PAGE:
Sasan

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Sāssān (Middle Iranian > Persian ساسان, also known as Sasan), considered the eponymous ancestor of the Sasanian (or Sassanid) Dynasty (ruled 224-651) in Persia, was "a great warrior and hunter" and a Zoroastrian high priest in Pars. He lived some time near the fall of the Arsacid (Parthian) Empire in the early 3rd century CE.

Identity of Sasan[edit]

Medieval sources[edit]

There are many slightly different stories concerning Sasan and his relation to Ardashir I, the founder of the Sasanian Empire. The northern Iranian historian Tabari mentions that Sasan married a princess of the Bāzarangid family, the vassal dynasty of Pārs, and that Sasan was a grandfather of Ardashir I, while Papak is named as Ardashir I's father.[1]

According to the Pahlavi book of Karnamak-i Artaxshir-i Papakan, Sasan's wife was a daughter of a nobleman called Papak. The marriage was arranged by Papak after hearing that Sasan has "Achamenian (Achaemenid) blood in him". Their son was Ardashir I. Sasan vanishes shortly after Ardashir appears in the story and Papak is "considered the father of Ardashir".[1]

These stories on different relations between Ardashir, Pāpak, and Sāsān have, according to Frye, a Zoroastrian explanation.[1] Sasan was indeed the father of Ardashir and "disappears" from the story after the birth of Ardashir. Similar to the current Zoroastrian practices, Papak had then taken the responsibility of his daughter and her son Ardashir after Sasan "disappears" and is named afterwards as the father of Ardashir.[1]

In the Kabe Zartosht inscription of Shapur I the Great, the four named persons "Sasan, Papak, Ardashir, Shapur" have different titles: Sasan is named as hwataw[2] or xwadāy[3] ("the lord", usually given to sovereigns of small local principalities[2]), Papak as shah, Ardashir as shāhanshāh ("King of Kings of the Sasanian Empire") and Shapur as "King of Kings of Iran and Aniran".[1]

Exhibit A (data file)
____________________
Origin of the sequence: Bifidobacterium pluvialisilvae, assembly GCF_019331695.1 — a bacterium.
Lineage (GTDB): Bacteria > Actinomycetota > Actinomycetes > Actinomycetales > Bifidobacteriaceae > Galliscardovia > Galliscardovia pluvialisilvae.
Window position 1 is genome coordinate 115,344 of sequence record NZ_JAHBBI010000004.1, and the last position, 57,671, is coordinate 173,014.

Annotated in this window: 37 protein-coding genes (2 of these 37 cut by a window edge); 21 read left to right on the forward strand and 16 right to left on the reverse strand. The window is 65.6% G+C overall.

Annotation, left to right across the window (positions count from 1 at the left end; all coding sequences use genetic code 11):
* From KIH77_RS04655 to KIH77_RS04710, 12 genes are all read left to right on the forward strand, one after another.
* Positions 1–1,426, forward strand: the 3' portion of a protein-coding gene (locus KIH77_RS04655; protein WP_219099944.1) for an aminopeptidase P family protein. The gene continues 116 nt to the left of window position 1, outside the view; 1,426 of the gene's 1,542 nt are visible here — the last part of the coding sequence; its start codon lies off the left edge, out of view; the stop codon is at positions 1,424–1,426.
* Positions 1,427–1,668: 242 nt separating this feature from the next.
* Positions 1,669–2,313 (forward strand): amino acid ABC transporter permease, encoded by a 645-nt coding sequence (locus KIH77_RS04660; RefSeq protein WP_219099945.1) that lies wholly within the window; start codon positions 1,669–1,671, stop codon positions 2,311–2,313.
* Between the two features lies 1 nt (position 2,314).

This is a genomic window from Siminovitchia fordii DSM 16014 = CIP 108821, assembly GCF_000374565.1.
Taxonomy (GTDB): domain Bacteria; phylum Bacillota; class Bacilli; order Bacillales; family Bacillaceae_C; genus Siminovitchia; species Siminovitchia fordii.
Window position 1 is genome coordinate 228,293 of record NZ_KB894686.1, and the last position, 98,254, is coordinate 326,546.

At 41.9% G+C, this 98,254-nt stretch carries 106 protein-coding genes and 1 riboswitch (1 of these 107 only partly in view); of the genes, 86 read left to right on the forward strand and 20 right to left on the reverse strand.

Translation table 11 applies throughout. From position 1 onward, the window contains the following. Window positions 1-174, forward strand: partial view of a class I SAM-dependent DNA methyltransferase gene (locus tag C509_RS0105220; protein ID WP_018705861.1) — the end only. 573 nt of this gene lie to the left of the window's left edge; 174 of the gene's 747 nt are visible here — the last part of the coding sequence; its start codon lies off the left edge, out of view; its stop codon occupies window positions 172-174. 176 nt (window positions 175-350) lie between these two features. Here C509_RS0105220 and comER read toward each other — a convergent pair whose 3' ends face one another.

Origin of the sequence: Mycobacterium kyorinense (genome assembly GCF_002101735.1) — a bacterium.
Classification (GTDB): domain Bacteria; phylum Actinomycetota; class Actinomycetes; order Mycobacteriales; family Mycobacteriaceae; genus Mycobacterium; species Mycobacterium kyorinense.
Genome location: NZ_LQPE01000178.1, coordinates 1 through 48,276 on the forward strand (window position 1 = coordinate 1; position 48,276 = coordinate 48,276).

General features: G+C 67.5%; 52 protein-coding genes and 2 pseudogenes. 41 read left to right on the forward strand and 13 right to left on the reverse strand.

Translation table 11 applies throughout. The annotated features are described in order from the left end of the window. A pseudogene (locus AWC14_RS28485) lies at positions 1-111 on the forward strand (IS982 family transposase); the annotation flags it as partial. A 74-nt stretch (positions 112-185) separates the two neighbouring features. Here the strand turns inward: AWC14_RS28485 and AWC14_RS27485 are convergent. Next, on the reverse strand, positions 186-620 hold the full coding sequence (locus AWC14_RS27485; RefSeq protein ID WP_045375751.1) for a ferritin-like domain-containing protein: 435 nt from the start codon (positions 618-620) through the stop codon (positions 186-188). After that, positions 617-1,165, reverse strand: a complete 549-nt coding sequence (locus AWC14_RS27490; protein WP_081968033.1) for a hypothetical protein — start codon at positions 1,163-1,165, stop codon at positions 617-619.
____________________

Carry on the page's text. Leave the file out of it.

Modern sources[edit]

However, according to Touraj Daryaee, Sasanian sources cannot be trusted because they were from the royal Sasanian archives, which were made by the court, in the words of Daryaee, "to fit the world-view of the late Sasanian world".[4] Daryaee and several other scholars state that Sasan had his name from a deity who was known in many parts of Asia but not in Fars, the homeland of the Sasanians, which thus means that Sasan was an Iranian foreigner from the west or the east who had settled in Fars, whose inhabitants did not know about this deity he believed in.[4] Sasan later managed to become the priest of the important Anahid temple in Estakhr,[5] the capital of Fars. According to the Bundahishn, which according to Daryaee was made independently and not by the Sasanian court, Sasan's daughter later married Papak and bore him Ardashir.[4] Furthermore, the Bundahishn states that Sasan was the son of a certain Weh-afrid.[4]

Politics of the Sasanian family[edit]

The political ambition of Sasan was evoked by the troubles and weakness of the last years of the Parthian empire. According to Tabari, Papak managed to consolidate his power with the help of his own sons Shapur and Ardashir.[5] This is considered the beginning of the Sasanian dynasty.

Sasan's family became the rulers of the second Persian Empire and ruled over a great portion of western Asia (the first Persian Empire having been ruled by the dynasty of Cyrus the Great). The three founders of this new empire – that is, Papak and his two sons – are depicted and mentioned on the wall of the harem of Xerxes at Persepolis, a remnant site of the Achaemenids, a representation suggested to be the evidence of a claim to Achaemenid heritage likely later added.[5][6]

Sasan is known for his efforts to try to bring Zoroastrianism back into the empire. He even encouraged Papak to take over the Parthian satrapy of Pars.[7]

See also[edit]

Notes[edit]

  1. ^ a b c d e Frye 1983, p. 116-117.
  2. ^ a b Kohl et al 2008, p. 114.
  3. ^ Daryaee 2010, p. 240.
  4. ^ a b c d Daryaee 2010.
  5. ^ a b c Shahbazi 2005.
  6. ^ Calmeyer, Peter (1976), "Zur Genese altiranischer Motive IV", Archäologische Mitteilungen aus Iran: 65–67, ISSN 0066-6033 
  7. ^ "The Sassanian Dynasty (CE 224-641): The Zarathushti Renaissance" (PDF). avesta.org. 

Bibliography[edit]